And at a more than reasonable price, to boot.
The newest member of the Red Sox is J.D. Martinez, who was last seen putting up a 1.066 OPS and hitting 45 home runs in only 119 games for the Detroit Tigers and Arizona Diamondbacks in 2017. He agreed to join the team on a five-year, $110 million contract on Monday, per Jon Morosi of MLB Network.
There are, of course, a few strings attached.
One is that Martinez's deal comes with multiple opt-out clauses. He can use the first after 2019, at which point he'll have earned $50 million. Or, he can make another $22 million in 2020 and then opt out, per Evan Drellich of NBC Sports Boston.
There are also luxury-tax implications at play. By signing him for $22 million per year, the Red Sox are about to be $33.6 million over the $197 million tax threshold for 2018. That overage will be taxed, and it puts the Red Sox dangerously close to a $40 million overage and a corresponding draft-pick penalty.
Nonetheless, it's hard to view Martinez's agreement as anything other than a steal for Boston.
Way back in November, the word around the hot stove was that Martinez and agent Scott Boras were on the hunt for a $200 million contract. The Red Sox are getting him for roughly half that.
It's also worth pointing out that the Red Sox are guaranteeing Martinez $16 million less than what Yu Darvish got from the Chicago Cubs and $34 million less than what Eric Hosmer got from the San Diego Padres.
Just for fun, here are the three players' wins above replacement since 2014:
OK, fine. This is a sneaky trick in some respects. Martinez is a 30-year-old who's played in only 239 games over the last two years, so there is a durability concern. He's also recently gone from a good defensive outfielder to a poor defensive outfielder.
But more than any other team, the Red Sox can downplay these red flags.
They can plug him into a designated-hitter hole that the club predictably struggled to fill following David Ortiz's retirement in 2016. That should help keep Martinez healthy and should thus maximize the potential of what matters here: his bat.
Although the 2017 Red Sox had the same record (93-69) as the 2016 Red Sox, the two clubs were polar opposites at the plate. The '16 club led MLB in batting average, on-base percentage, slugging percentage and runs. The '17 club was middle of the road or worse in all four categories.
Worse, it suffered the biggest home run loss of any team:
|Team||2016-2017 HR Difference|
Per Baseball Reference.
Up until Monday, the Red Sox's answer to this problem had involved re-signing Mitch Moreland and Eduardo Nunez. Team owner John Henry didn't come off as convincing when he tried to defend this to the media.
"I think our approach last year was lacking offensively and we had issues that the players have already talked about," Henry said, per Ian Browne of MLB.com. "I didn't think we were nearly aggressive enough, and I think our approach was lacking for a good part of the season. I think we would have had significant power last year if we would have had a different approach. That's my opinion. It may not be true. I think we have a very good offense."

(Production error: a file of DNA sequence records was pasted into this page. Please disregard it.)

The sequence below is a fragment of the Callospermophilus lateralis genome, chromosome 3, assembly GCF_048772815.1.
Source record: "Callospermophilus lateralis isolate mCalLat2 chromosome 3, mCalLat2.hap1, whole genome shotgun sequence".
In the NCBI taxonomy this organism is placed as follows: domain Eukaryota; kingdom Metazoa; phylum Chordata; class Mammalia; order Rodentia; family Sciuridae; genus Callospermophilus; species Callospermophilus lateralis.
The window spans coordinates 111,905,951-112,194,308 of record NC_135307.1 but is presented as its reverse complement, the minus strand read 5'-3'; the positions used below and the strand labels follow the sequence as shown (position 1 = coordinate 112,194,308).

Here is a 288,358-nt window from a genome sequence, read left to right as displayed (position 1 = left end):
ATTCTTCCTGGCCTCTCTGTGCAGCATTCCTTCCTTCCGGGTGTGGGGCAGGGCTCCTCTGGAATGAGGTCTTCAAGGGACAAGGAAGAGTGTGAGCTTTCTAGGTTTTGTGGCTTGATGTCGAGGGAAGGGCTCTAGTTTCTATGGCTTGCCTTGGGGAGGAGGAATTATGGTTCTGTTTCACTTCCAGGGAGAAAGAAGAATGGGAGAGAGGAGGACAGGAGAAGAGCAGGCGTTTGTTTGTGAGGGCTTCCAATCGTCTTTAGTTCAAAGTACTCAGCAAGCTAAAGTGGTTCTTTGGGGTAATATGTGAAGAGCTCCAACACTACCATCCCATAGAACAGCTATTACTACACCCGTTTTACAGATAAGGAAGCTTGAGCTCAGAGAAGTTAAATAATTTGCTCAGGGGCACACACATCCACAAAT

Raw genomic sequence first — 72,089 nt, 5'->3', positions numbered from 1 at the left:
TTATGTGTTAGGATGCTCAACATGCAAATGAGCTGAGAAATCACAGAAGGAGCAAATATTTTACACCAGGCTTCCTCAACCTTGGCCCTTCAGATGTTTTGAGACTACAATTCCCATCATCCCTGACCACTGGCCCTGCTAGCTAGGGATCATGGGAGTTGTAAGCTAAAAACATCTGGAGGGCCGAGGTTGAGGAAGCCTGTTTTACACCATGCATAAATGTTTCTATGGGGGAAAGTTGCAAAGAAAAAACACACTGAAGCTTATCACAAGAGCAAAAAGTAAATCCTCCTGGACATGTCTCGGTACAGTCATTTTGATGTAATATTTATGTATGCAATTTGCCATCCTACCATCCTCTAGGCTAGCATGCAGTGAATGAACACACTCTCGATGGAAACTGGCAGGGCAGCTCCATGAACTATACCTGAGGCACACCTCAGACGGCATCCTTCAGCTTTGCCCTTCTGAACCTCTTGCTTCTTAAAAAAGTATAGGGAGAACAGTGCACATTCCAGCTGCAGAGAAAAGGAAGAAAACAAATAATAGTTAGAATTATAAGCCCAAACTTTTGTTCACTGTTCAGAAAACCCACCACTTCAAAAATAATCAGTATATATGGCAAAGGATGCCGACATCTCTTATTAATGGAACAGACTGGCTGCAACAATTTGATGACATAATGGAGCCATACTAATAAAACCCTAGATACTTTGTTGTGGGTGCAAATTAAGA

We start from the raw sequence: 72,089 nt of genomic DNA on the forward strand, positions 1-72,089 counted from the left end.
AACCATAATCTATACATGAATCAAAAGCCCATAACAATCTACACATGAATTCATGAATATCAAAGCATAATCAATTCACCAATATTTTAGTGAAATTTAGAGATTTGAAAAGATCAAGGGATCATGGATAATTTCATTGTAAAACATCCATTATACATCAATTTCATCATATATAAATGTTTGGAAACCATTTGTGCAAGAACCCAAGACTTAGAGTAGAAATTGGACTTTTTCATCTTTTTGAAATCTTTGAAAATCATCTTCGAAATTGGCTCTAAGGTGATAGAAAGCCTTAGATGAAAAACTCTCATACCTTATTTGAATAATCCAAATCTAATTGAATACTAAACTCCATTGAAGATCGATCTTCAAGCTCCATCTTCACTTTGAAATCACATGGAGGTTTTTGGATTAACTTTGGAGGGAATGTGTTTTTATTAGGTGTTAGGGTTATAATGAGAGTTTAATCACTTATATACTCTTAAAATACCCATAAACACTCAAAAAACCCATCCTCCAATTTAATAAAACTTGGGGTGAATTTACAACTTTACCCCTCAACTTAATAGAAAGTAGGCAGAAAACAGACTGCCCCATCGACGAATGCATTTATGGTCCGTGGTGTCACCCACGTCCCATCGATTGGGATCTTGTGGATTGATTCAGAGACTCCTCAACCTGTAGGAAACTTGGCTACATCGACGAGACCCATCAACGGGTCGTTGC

Now that Martinez is aboard, all this is water under the proverbial bridge.
His 2017 offensive masterpiece of a season that included 45 homers wasn't his first rodeo. He slugged 38 in 2015, with 23 and 22 in injury-shortened seasons in 2014 and 2016, respectively. Overall, he ranks second to Mike Trout in slugging percentage since 2014.
If there's a reason to be concerned about Martinez in Boston, it's that Fenway Park is a threat to tamp down his opposite-field power. He's hit more oppo homers than any other right-handed batter since 2014, yet many would have died at the warning track in Boston.
But in the larger scheme of Martinez's power, this is a mere nitpick. His aim is to get the ball in the air, period, and his air balls tend to keep going once they're hit. Since 2015, only five hitters have his average fly-ball exit velocity of 95.9 mph beat.
It should be safe to pencil Martinez in for around 40 homers in 2018. That will take a lot of pressure off Mookie Betts, Xander Bogaerts and Jackie Bradley Jr. to replace the power that was lost when Ortiz retired.
Elsewhere, Boston's lineup features two high-upside youngsters (Andrew Benintendi and Rafael Devers), a potentially dangerous first-base platoon (Moreland and Hanley Ramirez) and, if healthy, one steady ol' standby (Dustin Pedroia).
Add that all up, and you get a lineup with good depth and talents of all sorts. FanGraphs' latest projections state that it can score 5.27 runs per game, which places second in between the Houston Astros and New York Yankees. They also have the Red Sox winning 95 games, second only to the Astros in the AL.
A bit too optimistic? Probably. Martinez will only help so much if holdover members of Boston's 2016 lineup don't shape up. The team also has questions on the mound, such as the health of David Price and the matter of what, exactly, Rick Porcello is supposed to be.
But completely unrealistic? Not at all. The Red Sox may need much to go right, but they're going to be able to match up with anyone if things do.
It was hard to make that case before Martinez agreed to terms. Now that he has, the Red Sox can be on their way.